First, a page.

nothing complicated about either of these techniques, but each one
requires some getting used to.
The best way to
describe Reversal and Decomposition is to provide a detailed
example. The following is from a retail chain of women's clothing.
Shortly before Christmas, the problem of customers
returning gifts after the holidays was raised as we were preparing
ourselves for a two-hour meeting. The executives explained that
the volume of returns is significant.
against the basic concepts of retail! Normally customers come into
the store and take garments giving money in exchange for their
selections. But when you return goods, customers give the retailer
used garments and get money in return. If this were an everyday
occurrence retailers wouldn’t be in business for very long. It's
not unusual to hand back hundreds of thousands of dollars just
after Christmas. This negative cash flow takes the holiday spirit
out of Christmas for most store owners.
How can one solve
this problem? Customers are going to return goods and want their
money back. There is nothing the retailer can do about that. You
cannot change return policies just for the Christmas season
(unless your name is Scrooge).
The problem is a traditional one, and most retailers never
attempt to solve it. It's recognized as an insurmountable problem.
My role with this
client was to sit in on executive meetings and offer ideas when I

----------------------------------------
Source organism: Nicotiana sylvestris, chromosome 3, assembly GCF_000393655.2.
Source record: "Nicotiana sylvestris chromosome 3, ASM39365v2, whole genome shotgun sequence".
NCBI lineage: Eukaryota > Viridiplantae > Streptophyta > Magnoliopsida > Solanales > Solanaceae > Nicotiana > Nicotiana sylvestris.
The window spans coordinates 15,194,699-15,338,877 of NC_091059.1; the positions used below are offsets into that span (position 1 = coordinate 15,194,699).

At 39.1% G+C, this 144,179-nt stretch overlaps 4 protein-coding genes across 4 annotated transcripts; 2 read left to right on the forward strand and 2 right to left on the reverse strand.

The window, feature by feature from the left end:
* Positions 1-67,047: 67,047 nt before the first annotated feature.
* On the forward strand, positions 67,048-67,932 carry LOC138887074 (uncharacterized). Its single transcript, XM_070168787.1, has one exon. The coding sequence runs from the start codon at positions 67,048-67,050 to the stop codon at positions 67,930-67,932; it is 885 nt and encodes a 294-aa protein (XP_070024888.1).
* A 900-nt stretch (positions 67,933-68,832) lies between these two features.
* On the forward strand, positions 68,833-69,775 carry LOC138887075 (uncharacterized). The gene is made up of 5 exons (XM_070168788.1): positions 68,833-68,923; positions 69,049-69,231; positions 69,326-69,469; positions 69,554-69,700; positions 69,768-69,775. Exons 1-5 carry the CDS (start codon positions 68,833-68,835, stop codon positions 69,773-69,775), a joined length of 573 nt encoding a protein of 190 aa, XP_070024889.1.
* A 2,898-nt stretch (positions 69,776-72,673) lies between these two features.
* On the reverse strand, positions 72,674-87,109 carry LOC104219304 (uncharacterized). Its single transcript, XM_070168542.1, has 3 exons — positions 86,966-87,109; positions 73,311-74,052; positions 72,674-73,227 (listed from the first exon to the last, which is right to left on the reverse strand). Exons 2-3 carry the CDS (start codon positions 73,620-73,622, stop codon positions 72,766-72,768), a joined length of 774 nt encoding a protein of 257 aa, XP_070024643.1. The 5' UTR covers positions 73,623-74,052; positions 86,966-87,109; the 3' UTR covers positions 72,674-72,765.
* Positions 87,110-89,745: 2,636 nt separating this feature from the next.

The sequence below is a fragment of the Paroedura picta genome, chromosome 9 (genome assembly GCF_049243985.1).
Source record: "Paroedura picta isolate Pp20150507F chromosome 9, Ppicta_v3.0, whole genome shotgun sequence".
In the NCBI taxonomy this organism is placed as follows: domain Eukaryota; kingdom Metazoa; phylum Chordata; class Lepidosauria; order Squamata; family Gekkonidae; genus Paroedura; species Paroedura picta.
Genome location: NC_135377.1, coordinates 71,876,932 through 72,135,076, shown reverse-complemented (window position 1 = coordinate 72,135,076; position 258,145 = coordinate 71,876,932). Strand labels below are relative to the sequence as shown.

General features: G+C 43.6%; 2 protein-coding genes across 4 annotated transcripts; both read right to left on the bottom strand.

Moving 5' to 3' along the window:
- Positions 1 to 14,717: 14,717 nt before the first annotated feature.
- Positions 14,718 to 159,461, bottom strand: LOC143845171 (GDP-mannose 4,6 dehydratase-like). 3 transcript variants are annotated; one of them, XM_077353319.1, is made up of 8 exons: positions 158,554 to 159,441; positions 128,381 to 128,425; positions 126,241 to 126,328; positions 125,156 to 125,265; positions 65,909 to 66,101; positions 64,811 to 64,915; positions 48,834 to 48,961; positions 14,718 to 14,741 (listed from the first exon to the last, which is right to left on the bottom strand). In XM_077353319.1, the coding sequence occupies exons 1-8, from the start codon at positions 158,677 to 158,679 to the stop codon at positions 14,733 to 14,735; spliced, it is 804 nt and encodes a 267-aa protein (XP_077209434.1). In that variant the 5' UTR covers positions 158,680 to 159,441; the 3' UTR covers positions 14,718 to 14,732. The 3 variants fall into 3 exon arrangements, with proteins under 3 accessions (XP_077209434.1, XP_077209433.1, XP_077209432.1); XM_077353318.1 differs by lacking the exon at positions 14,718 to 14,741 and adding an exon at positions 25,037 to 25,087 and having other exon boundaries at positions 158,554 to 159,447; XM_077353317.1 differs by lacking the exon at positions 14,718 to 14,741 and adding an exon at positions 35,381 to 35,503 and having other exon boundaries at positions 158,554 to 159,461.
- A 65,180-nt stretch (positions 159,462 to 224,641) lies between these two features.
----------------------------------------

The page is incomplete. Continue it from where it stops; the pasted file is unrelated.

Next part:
could. When the meeting was ending I suggested we spend a few more
minutes on the Christmas return policy. I stated we obviously did
not want the customers to return goods. Eight heads nodded in
agreement. I then suggested that instead of not wanting them to
return goods, we should reward them for doing so! At this moment
eight executives probably decided my contract should be
to note that at the time I had no idea if the idea had any merit.
I had reached for the creative tool labeled Reversal and applied
it. Even to me, the idea sounded stupid. If we paid customers to
return goods the negative cash flow would increase, not diminish.
It sounded like a dumb idea. This is where creative courage is
This is the
primary obstacle to creativity. When you offer an idea it is, at
first, just an idea with little substance behind it. It needs to
be fleshed out before you start looking for flaws. Every new idea
is riddled with weaknesses. Knowing new ideas are full of flaws we
sometimes stop ourselves from voicing the idea because we are